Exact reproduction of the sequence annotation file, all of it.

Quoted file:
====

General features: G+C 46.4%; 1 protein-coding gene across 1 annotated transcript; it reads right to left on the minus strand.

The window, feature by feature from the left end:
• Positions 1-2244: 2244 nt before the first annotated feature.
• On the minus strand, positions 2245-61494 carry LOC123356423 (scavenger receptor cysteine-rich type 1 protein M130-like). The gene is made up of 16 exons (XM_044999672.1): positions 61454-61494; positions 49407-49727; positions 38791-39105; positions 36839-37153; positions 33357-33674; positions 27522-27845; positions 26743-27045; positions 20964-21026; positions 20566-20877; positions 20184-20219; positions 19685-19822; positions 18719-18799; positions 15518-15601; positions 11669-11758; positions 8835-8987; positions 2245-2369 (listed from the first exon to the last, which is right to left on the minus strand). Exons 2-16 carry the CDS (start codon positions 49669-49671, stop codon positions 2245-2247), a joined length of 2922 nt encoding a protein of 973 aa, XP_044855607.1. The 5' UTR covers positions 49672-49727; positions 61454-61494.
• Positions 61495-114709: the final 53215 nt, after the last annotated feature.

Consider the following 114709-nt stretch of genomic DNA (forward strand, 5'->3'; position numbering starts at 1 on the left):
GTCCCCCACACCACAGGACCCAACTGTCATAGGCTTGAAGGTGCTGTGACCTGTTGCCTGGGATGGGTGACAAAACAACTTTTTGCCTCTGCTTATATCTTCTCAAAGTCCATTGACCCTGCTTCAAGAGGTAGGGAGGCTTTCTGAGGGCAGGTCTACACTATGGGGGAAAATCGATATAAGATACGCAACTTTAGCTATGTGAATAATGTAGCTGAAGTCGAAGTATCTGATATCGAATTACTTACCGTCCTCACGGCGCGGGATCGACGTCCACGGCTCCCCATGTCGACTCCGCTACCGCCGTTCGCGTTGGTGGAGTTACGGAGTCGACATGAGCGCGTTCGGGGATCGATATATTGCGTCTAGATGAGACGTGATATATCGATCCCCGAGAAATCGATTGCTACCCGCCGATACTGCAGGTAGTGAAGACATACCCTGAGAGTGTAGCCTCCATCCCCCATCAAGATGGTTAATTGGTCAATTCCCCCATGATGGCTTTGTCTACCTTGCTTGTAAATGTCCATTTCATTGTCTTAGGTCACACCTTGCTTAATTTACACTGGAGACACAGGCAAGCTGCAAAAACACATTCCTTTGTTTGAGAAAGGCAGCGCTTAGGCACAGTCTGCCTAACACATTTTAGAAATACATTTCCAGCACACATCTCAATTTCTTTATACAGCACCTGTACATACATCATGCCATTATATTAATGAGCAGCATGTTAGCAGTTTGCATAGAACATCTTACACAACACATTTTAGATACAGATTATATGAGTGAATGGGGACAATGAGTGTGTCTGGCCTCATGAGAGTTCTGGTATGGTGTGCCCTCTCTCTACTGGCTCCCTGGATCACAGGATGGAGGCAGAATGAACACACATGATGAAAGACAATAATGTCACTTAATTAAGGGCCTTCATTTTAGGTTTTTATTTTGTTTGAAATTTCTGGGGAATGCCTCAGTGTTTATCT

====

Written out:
General features: G+C 46.4%; 1 protein-coding gene across 1 annotated transcript; it reads right to left on the minus strand.

The window, feature by feature from the left end:
• Positions 1-2244: 2244 nt before the first annotated feature.
• On the minus strand, positions 2245-61494 carry LOC123356423 (scavenger receptor cysteine-rich type 1 protein M130-like). The gene is made up of 16 exons (XM_044999672.1): positions 61454-61494; positions 49407-49727; positions 38791-39105; positions 36839-37153; positions 33357-33674; positions 27522-27845; positions 26743-27045; positions 20964-21026; positions 20566-20877; positions 20184-20219; positions 19685-19822; positions 18719-18799; positions 15518-15601; positions 11669-11758; positions 8835-8987; positions 2245-2369 (listed from the first exon to the last, which is right to left on the minus strand). Exons 2-16 carry the CDS (start codon positions 49669-49671, stop codon positions 2245-2247), a joined length of 2922 nt encoding a protein of 973 aa, XP_044855607.1. The 5' UTR covers positions 49672-49727; positions 61454-61494.
• Positions 61495-114709: the final 53215 nt, after the last annotated feature.

Consider the following 114709-nt stretch of genomic DNA (forward strand, 5'->3'; position numbering starts at 1 on the left):
GTCCCCCACACCACAGGACCCAACTGTCATAGGCTTGAAGGTGCTGTGACCTGTTGCCTGGGATGGGTGACAAAACAACTTTTTGCCTCTGCTTATATCTTCTCAAAGTCCATTGACCCTGCTTCAAGAGGTAGGGAGGCTTTCTGAGGGCAGGTCTACACTATGGGGGAAAATCGATATAAGATACGCAACTTTAGCTATGTGAATAATGTAGCTGAAGTCGAAGTATCTGATATCGAATTACTTACCGTCCTCACGGCGCGGGATCGACGTCCACGGCTCCCCATGTCGACTCCGCTACCGCCGTTCGCGTTGGTGGAGTTACGGAGTCGACATGAGCGCGTTCGGGGATCGATATATTGCGTCTAGATGAGACGTGATATATCGATCCCCGAGAAATCGATTGCTACCCGCCGATACTGCAGGTAGTGAAGACATACCCTGAGAGTGTAGCCTCCATCCCCCATCAAGATGGTTAATTGGTCAATTCCCCCATGATGGCTTTGTCTACCTTGCTTGTAAATGTCCATTTCATTGTCTTAGGTCACACCTTGCTTAATTTACACTGGAGACACAGGCAAGCTGCAAAAACACATTCCTTTGTTTGAGAAAGGCAGCGCTTAGGCACAGTCTGCCTAACACATTTTAGAAATACATTTCCAGCACACATCTCAATTTCTTTATACAGCACCTGTACATACATCATGCCATTATATTAATGAGCAGCATGTTAGCAGTTTGCATAGAACATCTTACACAACACATTTTAGATACAGATTATATGAGTGAATGGGGACAATGAGTGTGTCTGGCCTCATGAGAGTTCTGGTATGGTGTGCCCTCTCTCTACTGGCTCCCTGGATCACAGGATGGAGGCAGAATGAACACACATGATGAAAGACAATAATGTCACTTAATTAAGGGCCTTCATTTTAGGTTTTTATTTTGTTTGAAATTTCTGGGGAATGCCTCAGTGTTTATCT